It begs the question: Can ChatGPT be used ethically for content creation?
The short answer: Yes.
But it does raise concern among my website-owner buddies (Solo-Build-It!) as a few folks feel (rightly so) that all the content they've created over the years using their own blood, sweat, and tears, is now being made available (albeit regurgitated) at zero to minimal cost to other users?
You see, blog post material is available now - to all - with a few clicks on the keyboard, aka as a "prompt."
It all began with machine learning done on large language models as a way to predict... (to mimic) what people say or write.
After years of devouring content, its sophisticated output is simply amazing. But can ChatGPT be used ethically for website content?
Read further on about "Trust, but Verify."
How did it all start? I honestly suggest you get a copy of Amy Webb's book.
It's called "The Big Nine," which deftly describes AI's origin and intended purpose(s).
The book is frightening, yet reassuring at the same time - if that's possible.
This is directly from ChatGPT as I didn't know how to adequately describe what "Large Language Models" are:
The term "large" typically refers to the size and complexity of the model, which is often measured by the number of parameters it contains.
Models with billions of parameters, like GPT-3 or GPT-4, are considered large language models. These models can perform a wide range of tasks, such as answering questions, generating text, summarizing content, and translating languages, among others.
Large Language Models have advanced significantly in recent years, with improvements in training techniques and computational resources, resulting in more accurate and useful AI language capabilities.
The use of artificial intelligence language models, such as ChatGPT in academic writing is raising ethical concerns, such as the ability to avoid getting a failing grade on a research paper.
To me, that defeats the object of having a brain. What's the point of having a brain and learning a skill, if a test-taker can simply search the net and copy and paste in answers - and pass? Where's the wisdom and usefulness in that?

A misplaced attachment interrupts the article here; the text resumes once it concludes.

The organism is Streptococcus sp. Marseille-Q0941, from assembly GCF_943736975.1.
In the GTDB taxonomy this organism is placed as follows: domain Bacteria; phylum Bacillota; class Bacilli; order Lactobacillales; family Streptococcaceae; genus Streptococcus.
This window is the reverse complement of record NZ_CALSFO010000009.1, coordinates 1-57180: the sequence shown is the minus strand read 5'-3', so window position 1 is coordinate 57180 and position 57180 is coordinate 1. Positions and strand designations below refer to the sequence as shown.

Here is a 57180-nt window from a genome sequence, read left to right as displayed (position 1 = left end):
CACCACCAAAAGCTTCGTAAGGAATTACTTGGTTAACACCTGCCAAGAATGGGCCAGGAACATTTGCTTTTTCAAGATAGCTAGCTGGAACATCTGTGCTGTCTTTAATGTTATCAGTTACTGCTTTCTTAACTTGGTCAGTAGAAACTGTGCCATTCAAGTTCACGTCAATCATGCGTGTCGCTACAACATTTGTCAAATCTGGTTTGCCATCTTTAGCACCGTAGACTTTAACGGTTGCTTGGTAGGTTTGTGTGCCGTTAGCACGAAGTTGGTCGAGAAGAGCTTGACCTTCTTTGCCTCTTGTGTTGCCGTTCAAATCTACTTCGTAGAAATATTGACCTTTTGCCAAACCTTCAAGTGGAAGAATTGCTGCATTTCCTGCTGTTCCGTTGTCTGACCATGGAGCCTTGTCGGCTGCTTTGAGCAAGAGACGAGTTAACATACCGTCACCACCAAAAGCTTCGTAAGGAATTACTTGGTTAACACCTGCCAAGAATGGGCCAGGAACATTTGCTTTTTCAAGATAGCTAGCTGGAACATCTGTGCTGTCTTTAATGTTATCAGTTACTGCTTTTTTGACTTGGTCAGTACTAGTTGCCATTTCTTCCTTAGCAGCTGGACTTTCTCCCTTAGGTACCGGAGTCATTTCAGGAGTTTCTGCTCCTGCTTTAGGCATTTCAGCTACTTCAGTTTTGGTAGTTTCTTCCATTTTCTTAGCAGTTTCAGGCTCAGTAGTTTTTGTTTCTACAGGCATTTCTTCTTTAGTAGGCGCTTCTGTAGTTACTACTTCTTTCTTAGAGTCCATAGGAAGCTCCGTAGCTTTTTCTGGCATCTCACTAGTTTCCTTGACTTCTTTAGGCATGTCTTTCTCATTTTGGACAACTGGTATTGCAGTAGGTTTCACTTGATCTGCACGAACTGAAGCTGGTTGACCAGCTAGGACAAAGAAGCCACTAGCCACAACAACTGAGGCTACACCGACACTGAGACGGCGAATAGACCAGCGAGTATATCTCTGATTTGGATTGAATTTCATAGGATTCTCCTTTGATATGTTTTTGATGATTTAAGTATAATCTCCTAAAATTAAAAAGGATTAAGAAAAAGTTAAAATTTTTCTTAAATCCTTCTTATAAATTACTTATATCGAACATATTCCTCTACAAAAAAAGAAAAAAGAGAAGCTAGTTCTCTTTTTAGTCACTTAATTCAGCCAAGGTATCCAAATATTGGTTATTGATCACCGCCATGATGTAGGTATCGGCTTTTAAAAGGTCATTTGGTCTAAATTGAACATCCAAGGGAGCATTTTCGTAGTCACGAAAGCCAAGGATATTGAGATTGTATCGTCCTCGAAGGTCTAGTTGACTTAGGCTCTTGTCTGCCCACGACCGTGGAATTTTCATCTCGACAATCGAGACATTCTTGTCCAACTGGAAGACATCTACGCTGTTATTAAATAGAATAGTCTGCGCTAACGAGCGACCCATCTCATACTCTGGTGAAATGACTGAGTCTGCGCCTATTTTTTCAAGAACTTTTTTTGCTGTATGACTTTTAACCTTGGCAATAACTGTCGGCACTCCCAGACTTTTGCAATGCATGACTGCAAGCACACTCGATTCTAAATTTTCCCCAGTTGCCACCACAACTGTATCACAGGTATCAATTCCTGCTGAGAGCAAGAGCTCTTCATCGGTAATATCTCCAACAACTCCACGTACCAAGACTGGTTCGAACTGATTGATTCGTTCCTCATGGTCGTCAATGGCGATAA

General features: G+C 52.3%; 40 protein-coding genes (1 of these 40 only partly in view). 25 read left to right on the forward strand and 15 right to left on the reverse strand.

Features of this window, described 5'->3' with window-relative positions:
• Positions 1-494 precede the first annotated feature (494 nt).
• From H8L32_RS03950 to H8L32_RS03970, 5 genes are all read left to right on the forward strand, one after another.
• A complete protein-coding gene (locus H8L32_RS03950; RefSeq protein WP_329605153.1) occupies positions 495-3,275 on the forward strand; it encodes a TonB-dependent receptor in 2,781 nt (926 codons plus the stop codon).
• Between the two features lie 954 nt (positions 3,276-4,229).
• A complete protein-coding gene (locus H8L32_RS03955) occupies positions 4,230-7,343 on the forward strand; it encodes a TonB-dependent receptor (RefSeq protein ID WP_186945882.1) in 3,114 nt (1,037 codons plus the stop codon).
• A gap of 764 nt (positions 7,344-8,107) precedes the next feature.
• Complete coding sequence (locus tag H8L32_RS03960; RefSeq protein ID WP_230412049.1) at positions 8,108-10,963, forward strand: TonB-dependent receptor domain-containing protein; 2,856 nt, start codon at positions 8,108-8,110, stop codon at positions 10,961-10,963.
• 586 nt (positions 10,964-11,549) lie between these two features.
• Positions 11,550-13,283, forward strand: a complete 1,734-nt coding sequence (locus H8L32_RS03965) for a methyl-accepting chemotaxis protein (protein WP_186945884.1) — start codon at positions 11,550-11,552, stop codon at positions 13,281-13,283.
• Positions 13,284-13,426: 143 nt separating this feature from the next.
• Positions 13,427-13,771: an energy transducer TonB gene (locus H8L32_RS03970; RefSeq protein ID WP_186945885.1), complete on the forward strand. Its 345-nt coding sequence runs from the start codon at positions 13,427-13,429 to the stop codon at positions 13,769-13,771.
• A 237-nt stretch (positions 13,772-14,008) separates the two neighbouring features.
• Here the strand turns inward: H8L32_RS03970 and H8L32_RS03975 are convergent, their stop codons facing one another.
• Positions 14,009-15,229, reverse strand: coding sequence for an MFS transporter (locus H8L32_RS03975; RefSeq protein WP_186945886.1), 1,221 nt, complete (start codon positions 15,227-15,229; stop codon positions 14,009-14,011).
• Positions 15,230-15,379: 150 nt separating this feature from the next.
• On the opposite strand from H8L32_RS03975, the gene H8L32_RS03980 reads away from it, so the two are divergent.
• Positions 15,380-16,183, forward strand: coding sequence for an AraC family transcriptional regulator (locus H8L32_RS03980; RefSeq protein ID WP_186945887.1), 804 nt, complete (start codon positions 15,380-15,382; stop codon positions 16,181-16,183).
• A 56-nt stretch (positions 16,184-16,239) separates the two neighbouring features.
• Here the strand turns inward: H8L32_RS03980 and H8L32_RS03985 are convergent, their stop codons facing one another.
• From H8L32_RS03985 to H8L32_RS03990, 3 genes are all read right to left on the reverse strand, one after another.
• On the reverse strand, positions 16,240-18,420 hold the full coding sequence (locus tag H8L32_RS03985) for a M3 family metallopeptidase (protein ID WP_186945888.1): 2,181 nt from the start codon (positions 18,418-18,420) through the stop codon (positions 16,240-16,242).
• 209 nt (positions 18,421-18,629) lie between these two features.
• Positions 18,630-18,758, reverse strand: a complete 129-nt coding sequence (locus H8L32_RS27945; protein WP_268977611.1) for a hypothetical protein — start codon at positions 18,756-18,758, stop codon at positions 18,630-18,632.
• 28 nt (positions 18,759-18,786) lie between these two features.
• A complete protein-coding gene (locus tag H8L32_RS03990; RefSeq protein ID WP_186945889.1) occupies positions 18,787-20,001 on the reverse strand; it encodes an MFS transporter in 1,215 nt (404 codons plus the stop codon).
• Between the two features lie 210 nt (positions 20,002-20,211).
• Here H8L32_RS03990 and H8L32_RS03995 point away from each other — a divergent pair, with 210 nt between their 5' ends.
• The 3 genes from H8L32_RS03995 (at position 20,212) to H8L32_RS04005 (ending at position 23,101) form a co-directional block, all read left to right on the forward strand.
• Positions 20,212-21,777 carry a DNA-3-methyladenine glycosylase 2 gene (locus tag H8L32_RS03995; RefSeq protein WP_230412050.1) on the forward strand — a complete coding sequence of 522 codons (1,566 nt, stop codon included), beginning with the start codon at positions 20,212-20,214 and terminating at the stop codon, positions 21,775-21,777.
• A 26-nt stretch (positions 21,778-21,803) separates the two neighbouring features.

Can ChatGPT be used ethically for test taking? After all, we're relying on machine memory and not our own memory. Talk about a cheat sheet where you can answer test questions using an AI program that provides human-like responses that fool teachers. Not anymore.
I asked ChatGPT this question (feeling somewhat awkward): "What steps are teachers taking to avoid students using AI to take tests for them?"
By employing these strategies, teachers can create a more secure testing environment and encourage students to develop genuine understanding and critical thinking skills.
Many proponents of AI's use beyond educational institutions, such as in the medical field, created quite a stir in the UK when data scraping took place on patients' records - without their consent or knowledge.
The sensitive information would be used to aid doctors in reaching better and faster diagnoses. Such technology was intended to help, not hurt.
Granted, decades ago we balked at using a calculator, thinking we'd forget how to multiply and subtract (on paper) but there's no way the average person knows the square root of 234 off the top of their head, and we were grateful for pocket-sized calculators.
BTW, the answer is 15.297058. Thanks, Texas Instruments.
OK, another awkward moment here (as I use AI to get answers!): I asked ChatGPT this: "Was ChatGPT originally intended as an AI Chatbot?" Before I provide its answer, I want to add here that I had two typos in my original prompt... but ChatGPT knew what I meant...
Back to me: Thus, an artificial intelligence chatbot was born. By the way, ChatGPT was "open source" as a non-profit, but is now owned by Microsoft. Elon Musk had a huge hand in OpenAI when it truly was open source.
So we're back to the question: Can ChatGPT be used ethically if all we do is spew out content that comes from who knows where? It has to learn it from somewhere, it needs training data.